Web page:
The Who’s Who of Detective Novels

Sherlock Holmes is a classic literary and now filmic character that has transcended not only generally gaps, but also cultural gaps. It has been appropriate into countless different shows and movies, from a series called elementary, appropriated for more American audiences, to “Sherlock”, which was produced predominantly for a British audience.
First novel to feature Holmes A Study In Scarlet published in Beeton’s Christmas Annual in 1887.
3 other novels followed as well as 56 short stories, the majority published in The Strand magazine
The majority of the narratives occur from Holmes’ companion and assistant John Watson’s perspective – hence from the outset Sherlock Holmes was presented to the reader as a series of observations of a peculiarly English character. When the narration technique alters it is usually to an omniscient perspective, so that action outside of Holmes and Watson’s range in the story can be observed by the reader. Only two stories are written from the perspective of Holmes himself.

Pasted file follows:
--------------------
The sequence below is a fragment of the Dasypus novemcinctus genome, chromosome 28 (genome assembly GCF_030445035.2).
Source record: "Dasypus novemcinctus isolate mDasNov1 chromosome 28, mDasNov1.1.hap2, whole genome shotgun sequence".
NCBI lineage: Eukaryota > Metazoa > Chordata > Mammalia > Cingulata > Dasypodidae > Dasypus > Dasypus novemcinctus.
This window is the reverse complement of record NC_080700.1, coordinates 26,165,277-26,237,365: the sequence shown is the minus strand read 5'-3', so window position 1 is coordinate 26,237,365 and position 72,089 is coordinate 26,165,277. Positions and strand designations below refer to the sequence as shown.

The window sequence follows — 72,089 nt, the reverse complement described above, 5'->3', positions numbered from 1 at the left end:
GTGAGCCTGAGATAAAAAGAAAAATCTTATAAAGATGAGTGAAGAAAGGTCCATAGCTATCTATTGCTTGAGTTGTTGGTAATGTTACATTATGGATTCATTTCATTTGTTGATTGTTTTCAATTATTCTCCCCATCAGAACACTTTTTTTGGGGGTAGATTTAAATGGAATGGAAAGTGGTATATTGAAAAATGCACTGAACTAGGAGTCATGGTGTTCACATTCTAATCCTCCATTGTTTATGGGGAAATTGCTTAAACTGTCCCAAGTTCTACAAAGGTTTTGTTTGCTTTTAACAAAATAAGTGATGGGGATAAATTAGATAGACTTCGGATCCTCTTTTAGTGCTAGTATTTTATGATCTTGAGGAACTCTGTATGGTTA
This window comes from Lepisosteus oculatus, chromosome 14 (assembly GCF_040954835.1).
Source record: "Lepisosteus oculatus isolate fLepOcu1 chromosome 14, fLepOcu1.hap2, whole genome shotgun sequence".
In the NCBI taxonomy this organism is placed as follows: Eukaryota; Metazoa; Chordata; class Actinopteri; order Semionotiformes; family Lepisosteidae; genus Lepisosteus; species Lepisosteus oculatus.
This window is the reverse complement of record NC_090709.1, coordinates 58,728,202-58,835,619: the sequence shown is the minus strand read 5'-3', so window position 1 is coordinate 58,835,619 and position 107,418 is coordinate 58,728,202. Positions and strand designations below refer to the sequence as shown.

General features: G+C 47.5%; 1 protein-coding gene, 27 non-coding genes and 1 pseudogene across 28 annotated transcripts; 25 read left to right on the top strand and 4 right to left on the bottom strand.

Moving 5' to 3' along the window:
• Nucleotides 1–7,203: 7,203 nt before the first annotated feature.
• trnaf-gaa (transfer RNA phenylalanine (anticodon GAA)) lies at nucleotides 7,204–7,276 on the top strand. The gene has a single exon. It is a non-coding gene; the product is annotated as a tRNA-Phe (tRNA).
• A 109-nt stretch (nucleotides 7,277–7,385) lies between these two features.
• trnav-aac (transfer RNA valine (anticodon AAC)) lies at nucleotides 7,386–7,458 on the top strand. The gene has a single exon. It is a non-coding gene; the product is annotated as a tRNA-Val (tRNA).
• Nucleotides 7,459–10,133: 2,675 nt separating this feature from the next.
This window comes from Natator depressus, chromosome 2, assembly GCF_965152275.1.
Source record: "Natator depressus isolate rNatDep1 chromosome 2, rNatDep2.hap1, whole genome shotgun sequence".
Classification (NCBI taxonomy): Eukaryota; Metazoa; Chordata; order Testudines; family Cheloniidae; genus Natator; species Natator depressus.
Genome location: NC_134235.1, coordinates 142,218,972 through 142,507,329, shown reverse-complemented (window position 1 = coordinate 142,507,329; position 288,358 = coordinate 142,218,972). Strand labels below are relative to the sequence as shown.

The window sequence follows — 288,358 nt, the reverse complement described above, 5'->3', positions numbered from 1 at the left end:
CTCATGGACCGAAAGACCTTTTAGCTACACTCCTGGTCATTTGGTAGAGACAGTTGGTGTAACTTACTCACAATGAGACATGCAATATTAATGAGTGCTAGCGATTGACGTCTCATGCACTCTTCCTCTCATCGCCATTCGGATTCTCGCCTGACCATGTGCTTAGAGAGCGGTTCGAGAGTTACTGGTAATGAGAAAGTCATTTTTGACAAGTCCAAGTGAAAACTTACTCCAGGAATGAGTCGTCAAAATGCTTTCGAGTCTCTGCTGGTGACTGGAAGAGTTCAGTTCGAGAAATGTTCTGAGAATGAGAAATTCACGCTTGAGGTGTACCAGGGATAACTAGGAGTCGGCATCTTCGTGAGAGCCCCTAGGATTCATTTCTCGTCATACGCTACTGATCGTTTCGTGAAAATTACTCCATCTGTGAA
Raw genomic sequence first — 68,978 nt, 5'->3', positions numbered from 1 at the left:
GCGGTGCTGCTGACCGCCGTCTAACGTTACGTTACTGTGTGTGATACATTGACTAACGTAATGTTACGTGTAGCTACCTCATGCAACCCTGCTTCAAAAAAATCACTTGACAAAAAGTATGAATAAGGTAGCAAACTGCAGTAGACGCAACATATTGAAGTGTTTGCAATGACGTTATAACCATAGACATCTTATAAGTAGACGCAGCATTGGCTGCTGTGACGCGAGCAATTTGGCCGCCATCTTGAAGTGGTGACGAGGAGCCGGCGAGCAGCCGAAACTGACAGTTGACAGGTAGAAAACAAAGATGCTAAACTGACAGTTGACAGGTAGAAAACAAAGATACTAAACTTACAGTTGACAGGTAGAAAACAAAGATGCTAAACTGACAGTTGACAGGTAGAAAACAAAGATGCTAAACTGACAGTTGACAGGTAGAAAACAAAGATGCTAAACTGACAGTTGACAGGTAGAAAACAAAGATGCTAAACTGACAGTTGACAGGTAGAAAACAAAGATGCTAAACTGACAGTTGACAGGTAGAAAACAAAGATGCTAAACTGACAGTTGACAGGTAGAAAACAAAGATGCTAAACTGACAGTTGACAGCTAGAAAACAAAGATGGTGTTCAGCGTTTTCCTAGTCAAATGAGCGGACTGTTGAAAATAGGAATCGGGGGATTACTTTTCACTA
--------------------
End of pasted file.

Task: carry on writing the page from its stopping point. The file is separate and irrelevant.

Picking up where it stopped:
Sherlock Holmes has been adapted many times, for both cinema and television
The number of these adaptations attest to the text’s popularity and appeal
In part this appeal rests on a desire for a constructed – and nostalgic- ( Victorian) England where order emerges from chaos. The figure of Sherlock Holmes represents an idealised Englishness: one which is imaginary and constructed.
A ‘hard-boiled’ hero, whose capacity for violence matches his adversary’s . Moves in the underworld he investigates, attracts women, is usually damaged or broken( has issues with either drugs or alcohol which also act to imply his masculinity). Works alone by choice, and is separated from his criminals by a moral code
The scope of the crime is more ‘wide-open’ and entails a journey into the underworld by the hero to solve the case.


Leave a Reply

Fill in your details below or click an icon to log in: Logo

You are commenting using your account. Log Out /  Change )

Google photo

You are commenting using your Google account. Log Out /  Change )

Twitter picture

You are commenting using your Twitter account. Log Out /  Change )

Facebook photo

You are commenting using your Facebook account. Log Out /  Change )

Connecting to %s